Private Parent Teacher Advocate
St. Louis, MO 63146
Peggy Welker, MSW, is a parent-teacher advocate and cheerleader. At least, that’s what is on her business card as she lives in the thick of real-life challenges that include raising a daughter with multiple disabilities, including autism and 16 other labels. However, Peggy knows that these labels do not define who her daughter is, and through learning to advocate for her own child she now shares her knowledge with others. With first-hand experience and a Masters degree, she advocates privately for parents dealing with IEP issues and shares some Kindergarten prep advice for you.
Holding your child in your lap and reading communicates love. You love your child, you love learning, and you love reading. When your child is little, life is so busy. It’s so easy to feel as if these little things are just not important. However, sacrificing your time to spend 20 minutes with your little one is priceless. You have a squirmy toddler, you say? That’s OK. Read to them for 15 minutes while they sit in a bathtub full of water. Read to them as they jump on a trampoline.
What does your child like, and what are they good at doing? Is your child bossy? He may be the making of a great leader. Is your child sensitive? She may be a future counselor who needs to be nurtured properly. Countless stories of 5th graders or middle schoolers say to their mothers, “I’m just bad,” or “I’m just “dumb” because teachers have framed their challenging behaviors or challenging academics, such as dyslexia, into a negative message. You are your child’s first and lifelong cheerleader, champion and advocate now, from the beginning of their school years.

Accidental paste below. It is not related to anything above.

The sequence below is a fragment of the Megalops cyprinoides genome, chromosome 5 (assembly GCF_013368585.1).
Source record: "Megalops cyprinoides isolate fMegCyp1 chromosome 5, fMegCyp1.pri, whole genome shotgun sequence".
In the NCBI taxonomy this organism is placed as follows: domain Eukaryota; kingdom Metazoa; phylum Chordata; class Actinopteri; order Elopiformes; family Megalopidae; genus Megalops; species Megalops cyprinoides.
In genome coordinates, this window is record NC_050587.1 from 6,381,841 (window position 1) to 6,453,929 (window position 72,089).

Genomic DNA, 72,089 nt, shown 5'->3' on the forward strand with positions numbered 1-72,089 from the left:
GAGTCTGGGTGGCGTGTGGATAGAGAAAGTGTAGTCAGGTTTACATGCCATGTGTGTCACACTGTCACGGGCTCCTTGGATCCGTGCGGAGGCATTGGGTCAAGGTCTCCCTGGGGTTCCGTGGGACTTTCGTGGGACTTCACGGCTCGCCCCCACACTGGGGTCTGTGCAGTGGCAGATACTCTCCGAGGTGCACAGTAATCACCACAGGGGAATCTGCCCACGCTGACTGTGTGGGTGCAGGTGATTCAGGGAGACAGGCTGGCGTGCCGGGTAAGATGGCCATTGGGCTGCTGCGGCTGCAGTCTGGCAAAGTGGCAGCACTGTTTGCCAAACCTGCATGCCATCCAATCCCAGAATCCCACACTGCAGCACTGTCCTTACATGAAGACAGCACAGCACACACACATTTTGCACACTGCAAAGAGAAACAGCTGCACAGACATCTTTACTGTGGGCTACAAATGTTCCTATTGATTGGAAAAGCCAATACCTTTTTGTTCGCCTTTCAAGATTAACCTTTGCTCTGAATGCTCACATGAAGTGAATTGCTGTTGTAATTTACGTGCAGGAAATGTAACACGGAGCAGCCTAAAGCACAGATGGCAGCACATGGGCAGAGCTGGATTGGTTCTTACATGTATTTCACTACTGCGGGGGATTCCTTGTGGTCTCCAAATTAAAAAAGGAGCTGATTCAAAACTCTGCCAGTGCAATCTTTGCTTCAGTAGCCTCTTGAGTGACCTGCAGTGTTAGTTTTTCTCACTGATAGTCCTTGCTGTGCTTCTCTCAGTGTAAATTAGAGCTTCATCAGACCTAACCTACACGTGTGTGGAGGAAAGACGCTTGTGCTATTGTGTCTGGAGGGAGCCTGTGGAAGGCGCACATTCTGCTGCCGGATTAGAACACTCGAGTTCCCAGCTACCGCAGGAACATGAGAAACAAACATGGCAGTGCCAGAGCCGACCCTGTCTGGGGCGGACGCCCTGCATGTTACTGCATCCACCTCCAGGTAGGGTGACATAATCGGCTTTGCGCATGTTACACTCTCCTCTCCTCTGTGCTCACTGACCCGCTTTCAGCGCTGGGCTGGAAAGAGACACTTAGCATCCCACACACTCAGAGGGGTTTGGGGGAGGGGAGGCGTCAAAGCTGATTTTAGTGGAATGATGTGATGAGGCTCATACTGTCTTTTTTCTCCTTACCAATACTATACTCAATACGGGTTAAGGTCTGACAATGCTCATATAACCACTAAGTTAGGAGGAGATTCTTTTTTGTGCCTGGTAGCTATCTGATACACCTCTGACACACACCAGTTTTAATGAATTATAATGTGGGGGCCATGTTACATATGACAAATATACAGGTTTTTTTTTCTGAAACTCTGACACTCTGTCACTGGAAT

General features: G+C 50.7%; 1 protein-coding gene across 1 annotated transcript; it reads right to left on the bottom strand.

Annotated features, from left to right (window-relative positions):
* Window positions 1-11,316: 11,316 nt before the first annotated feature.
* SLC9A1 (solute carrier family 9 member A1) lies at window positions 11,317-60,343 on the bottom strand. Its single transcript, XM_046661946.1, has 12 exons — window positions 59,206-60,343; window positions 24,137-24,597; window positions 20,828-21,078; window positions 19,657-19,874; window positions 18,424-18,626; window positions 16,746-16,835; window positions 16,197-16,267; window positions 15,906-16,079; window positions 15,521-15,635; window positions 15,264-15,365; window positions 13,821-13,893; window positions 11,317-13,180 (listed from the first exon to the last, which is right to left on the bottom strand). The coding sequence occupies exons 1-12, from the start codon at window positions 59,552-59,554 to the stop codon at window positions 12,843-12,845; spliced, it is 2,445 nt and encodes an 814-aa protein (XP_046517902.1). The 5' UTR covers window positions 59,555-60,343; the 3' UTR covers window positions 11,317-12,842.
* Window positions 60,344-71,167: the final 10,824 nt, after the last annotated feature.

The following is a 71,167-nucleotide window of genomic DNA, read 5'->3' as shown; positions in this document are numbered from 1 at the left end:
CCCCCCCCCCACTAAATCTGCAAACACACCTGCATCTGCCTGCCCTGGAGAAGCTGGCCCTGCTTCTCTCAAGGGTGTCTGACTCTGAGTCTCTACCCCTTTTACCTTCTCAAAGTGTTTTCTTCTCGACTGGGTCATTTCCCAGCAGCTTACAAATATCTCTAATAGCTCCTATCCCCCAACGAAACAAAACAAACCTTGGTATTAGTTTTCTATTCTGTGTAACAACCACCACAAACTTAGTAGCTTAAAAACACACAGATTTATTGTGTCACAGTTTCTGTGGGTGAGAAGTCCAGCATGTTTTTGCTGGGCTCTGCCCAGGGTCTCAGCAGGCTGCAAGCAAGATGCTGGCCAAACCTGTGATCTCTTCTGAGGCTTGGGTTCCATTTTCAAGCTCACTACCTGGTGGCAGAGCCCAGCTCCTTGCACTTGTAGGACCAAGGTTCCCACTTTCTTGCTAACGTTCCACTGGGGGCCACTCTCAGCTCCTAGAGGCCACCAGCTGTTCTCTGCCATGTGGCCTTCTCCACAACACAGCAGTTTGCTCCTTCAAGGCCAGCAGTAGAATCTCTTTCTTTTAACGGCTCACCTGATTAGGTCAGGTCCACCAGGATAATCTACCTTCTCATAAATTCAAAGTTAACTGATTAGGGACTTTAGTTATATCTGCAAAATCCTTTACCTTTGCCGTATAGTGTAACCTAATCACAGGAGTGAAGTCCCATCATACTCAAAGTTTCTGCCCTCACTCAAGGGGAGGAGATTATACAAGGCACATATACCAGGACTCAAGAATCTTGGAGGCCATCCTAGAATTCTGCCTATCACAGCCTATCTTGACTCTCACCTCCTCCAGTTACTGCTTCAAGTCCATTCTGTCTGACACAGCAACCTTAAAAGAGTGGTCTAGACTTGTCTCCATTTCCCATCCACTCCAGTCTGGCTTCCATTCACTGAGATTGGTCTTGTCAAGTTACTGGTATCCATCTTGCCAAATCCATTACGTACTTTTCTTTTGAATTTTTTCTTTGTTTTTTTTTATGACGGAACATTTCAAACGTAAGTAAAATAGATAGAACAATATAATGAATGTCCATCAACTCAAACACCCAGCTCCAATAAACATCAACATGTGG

Does your child have a special need or a learning disability? Step in and help your child get what he or she needs from the start. Have a meeting with the principal, the nurse and your child. No matter what, your child should feel respected and emotionally safe. Figure out what you want and then ask the school how they are going to work at meeting your child’s needs in this area. You are the parent. Today’s public school system does not always align with a family’s values, but remember that it’s OK to say no as long as it’s done properly.
When a teacher says, “Oh, your child can’t do that work, that’s too hard for him,” you are there to say, “I know my child. She can do this and now we are going to make her feel successful.” For instance, when your child is taking three hours to do math because there are far too many problems, go to the teacher to get the number of problems reduced and if that doesn’t work, go to the principal. If that doesn’t work, move up the chain of command. Your child’s belief that they can reach high standards, is an important foundation piece of their future success.
When your child is an infant, up to five years old, you knew how often they ate and when they pooped. It is easy to think that the school has got this, but this has played out with well-intention parents to end with devastating results. Start early, and check often. They are your children, not the school’s. You always know best. Trust your gut.